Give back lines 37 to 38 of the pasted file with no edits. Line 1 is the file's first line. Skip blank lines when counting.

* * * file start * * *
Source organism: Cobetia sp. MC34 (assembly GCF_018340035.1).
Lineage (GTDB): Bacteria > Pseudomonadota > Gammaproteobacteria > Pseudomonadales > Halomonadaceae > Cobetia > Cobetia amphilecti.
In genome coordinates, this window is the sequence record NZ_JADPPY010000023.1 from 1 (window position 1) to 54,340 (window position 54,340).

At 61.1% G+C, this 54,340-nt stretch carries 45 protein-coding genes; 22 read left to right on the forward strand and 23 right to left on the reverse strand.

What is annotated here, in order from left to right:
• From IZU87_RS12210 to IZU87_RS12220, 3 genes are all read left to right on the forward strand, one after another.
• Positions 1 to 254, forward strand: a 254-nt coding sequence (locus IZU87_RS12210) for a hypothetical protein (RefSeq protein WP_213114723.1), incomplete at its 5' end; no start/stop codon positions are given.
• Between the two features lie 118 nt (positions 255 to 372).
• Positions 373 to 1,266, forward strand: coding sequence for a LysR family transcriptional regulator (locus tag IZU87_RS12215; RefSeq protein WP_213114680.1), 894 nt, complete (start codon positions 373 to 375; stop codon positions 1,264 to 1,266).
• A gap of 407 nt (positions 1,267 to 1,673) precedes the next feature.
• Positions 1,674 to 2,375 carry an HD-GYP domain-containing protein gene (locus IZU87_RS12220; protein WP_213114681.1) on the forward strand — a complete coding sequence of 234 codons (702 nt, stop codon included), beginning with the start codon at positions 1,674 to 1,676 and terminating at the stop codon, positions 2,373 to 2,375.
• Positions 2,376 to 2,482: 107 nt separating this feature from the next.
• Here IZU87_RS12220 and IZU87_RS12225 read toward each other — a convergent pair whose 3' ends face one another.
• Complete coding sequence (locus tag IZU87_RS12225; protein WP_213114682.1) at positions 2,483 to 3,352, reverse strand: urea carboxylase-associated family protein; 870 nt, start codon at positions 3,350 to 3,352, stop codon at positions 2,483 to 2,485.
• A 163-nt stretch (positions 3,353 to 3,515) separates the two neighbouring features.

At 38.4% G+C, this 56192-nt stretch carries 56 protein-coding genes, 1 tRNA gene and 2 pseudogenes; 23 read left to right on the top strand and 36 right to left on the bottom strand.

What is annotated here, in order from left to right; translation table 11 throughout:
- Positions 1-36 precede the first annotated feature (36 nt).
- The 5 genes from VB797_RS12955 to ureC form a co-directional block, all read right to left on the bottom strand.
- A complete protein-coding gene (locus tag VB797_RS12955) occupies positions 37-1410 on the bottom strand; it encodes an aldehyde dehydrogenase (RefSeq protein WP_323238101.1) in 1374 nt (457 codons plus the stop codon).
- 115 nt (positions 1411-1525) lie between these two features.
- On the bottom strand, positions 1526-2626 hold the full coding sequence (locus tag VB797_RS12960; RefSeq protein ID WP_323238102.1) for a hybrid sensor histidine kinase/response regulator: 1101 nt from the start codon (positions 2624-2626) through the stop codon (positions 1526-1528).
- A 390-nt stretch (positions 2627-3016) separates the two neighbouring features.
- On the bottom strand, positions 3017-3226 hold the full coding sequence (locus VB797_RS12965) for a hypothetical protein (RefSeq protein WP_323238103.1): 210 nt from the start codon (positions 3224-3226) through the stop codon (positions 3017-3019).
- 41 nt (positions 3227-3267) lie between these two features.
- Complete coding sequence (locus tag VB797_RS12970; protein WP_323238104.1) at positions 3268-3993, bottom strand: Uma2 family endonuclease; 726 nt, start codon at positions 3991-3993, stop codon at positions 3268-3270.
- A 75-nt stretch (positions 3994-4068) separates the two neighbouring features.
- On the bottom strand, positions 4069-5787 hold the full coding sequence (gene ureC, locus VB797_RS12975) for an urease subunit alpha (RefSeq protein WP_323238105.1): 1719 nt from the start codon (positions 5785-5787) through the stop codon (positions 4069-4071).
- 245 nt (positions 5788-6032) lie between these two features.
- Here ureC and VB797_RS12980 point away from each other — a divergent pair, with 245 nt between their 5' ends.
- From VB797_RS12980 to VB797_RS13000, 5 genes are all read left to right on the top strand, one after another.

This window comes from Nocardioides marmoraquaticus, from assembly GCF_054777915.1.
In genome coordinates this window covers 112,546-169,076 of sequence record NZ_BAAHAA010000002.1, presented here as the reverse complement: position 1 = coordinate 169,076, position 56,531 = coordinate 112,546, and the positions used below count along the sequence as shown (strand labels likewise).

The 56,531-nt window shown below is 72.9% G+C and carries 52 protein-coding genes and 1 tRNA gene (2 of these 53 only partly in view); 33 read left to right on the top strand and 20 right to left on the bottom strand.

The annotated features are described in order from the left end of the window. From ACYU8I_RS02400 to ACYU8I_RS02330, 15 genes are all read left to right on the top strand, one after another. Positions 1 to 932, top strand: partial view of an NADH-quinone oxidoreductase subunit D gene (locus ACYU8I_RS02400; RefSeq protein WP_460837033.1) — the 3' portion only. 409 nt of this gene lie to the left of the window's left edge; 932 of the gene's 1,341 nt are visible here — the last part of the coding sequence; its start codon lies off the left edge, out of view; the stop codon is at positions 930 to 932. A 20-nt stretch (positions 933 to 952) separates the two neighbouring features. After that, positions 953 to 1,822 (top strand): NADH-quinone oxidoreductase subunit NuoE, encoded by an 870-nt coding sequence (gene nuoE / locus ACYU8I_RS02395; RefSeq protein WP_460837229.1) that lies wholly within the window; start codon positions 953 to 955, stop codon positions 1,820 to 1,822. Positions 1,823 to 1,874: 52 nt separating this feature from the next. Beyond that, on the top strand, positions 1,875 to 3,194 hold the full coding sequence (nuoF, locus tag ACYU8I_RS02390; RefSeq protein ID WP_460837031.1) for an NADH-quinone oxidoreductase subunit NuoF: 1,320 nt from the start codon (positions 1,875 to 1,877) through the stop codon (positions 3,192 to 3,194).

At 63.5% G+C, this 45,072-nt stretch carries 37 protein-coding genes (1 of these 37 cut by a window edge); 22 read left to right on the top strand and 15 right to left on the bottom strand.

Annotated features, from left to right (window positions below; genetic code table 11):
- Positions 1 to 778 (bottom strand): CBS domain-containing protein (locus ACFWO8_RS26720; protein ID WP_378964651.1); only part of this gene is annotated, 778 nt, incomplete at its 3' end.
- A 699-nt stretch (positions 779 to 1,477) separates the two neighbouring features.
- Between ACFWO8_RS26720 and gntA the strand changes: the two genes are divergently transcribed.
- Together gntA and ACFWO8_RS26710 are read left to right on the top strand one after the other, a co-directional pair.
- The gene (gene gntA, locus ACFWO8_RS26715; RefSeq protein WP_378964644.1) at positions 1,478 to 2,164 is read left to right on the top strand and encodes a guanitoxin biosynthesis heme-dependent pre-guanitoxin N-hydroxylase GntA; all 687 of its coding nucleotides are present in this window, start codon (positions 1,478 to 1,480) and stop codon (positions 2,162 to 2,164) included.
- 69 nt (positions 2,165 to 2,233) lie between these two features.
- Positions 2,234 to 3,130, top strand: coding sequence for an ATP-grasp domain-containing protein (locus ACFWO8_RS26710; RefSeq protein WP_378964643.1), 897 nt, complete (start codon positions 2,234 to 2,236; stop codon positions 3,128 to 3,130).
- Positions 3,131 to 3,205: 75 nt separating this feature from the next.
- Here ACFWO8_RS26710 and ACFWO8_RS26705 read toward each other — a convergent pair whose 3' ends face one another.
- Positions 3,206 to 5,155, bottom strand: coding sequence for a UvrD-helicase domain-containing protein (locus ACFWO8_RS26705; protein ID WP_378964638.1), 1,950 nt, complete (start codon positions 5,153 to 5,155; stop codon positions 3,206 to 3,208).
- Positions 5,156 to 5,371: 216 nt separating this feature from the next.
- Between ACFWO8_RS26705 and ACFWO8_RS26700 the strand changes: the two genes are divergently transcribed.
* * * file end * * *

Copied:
Annotated features, from left to right (window positions below; genetic code table 11):
- Positions 1 to 778 (bottom strand): CBS domain-containing protein (locus ACFWO8_RS26720; protein ID WP_378964651.1); only part of this gene is annotated, 778 nt, incomplete at its 3' end.